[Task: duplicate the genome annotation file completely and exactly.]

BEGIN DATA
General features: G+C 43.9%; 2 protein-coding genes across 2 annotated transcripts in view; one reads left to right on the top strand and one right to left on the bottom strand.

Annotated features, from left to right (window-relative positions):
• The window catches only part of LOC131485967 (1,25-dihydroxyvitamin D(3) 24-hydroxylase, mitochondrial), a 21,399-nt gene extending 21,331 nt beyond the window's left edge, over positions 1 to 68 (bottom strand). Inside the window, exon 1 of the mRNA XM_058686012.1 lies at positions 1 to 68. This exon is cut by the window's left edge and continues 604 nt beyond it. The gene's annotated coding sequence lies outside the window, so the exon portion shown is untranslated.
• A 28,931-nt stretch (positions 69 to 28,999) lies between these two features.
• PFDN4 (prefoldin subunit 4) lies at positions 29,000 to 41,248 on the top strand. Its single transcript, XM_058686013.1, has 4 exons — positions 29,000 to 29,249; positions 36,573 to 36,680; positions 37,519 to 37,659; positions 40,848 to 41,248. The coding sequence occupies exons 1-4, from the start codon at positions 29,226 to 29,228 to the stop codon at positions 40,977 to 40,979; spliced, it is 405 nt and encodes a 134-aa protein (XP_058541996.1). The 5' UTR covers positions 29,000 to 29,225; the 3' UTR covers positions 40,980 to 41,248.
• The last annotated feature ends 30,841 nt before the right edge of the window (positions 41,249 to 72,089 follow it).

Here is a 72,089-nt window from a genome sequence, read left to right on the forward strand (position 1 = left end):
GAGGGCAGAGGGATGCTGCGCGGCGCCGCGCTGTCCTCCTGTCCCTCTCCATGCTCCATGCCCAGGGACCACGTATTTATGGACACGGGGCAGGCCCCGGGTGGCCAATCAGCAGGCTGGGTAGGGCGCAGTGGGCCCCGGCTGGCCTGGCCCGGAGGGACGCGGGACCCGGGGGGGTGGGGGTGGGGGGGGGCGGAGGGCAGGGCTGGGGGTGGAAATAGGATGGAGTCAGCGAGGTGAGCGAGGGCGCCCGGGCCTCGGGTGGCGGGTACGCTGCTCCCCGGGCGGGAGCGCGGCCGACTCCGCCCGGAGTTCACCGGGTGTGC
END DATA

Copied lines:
General features: G+C 43.9%; 2 protein-coding genes across 2 annotated transcripts in view; one reads left to right on the top strand and one right to left on the bottom strand.

Annotated features, from left to right (window-relative positions):
• The window catches only part of LOC131485967 (1,25-dihydroxyvitamin D(3) 24-hydroxylase, mitochondrial), a 21,399-nt gene extending 21,331 nt beyond the window's left edge, over positions 1 to 68 (bottom strand). Inside the window, exon 1 of the mRNA XM_058686012.1 lies at positions 1 to 68. This exon is cut by the window's left edge and continues 604 nt beyond it. The gene's annotated coding sequence lies outside the window, so the exon portion shown is untranslated.
• A 28,931-nt stretch (positions 69 to 28,999) lies between these two features.
• PFDN4 (prefoldin subunit 4) lies at positions 29,000 to 41,248 on the top strand. Its single transcript, XM_058686013.1, has 4 exons — positions 29,000 to 29,249; positions 36,573 to 36,680; positions 37,519 to 37,659; positions 40,848 to 41,248. The coding sequence occupies exons 1-4, from the start codon at positions 29,226 to 29,228 to the stop codon at positions 40,977 to 40,979; spliced, it is 405 nt and encodes a 134-aa protein (XP_058541996.1). The 5' UTR covers positions 29,000 to 29,225; the 3' UTR covers positions 40,980 to 41,248.
• The last annotated feature ends 30,841 nt before the right edge of the window (positions 41,249 to 72,089 follow it).

Here is a 72,089-nt window from a genome sequence, read left to right on the forward strand (position 1 = left end):
GAGGGCAGAGGGATGCTGCGCGGCGCCGCGCTGTCCTCCTGTCCCTCTCCATGCTCCATGCCCAGGGACCACGTATTTATGGACACGGGGCAGGCCCCGGGTGGCCAATCAGCAGGCTGGGTAGGGCGCAGTGGGCCCCGGCTGGCCTGGCCCGGAGGGACGCGGGACCCGGGGGGGTGGGGGTGGGGGGGGGCGGAGGGCAGGGCTGGGGGTGGAAATAGGATGGAGTCAGCGAGGTGAGCGAGGGCGCCCGGGCCTCGGGTGGCGGGTACGCTGCTCCCCGGGCGGGAGCGCGGCCGACTCCGCCCGGAGTTCACCGGGTGTGC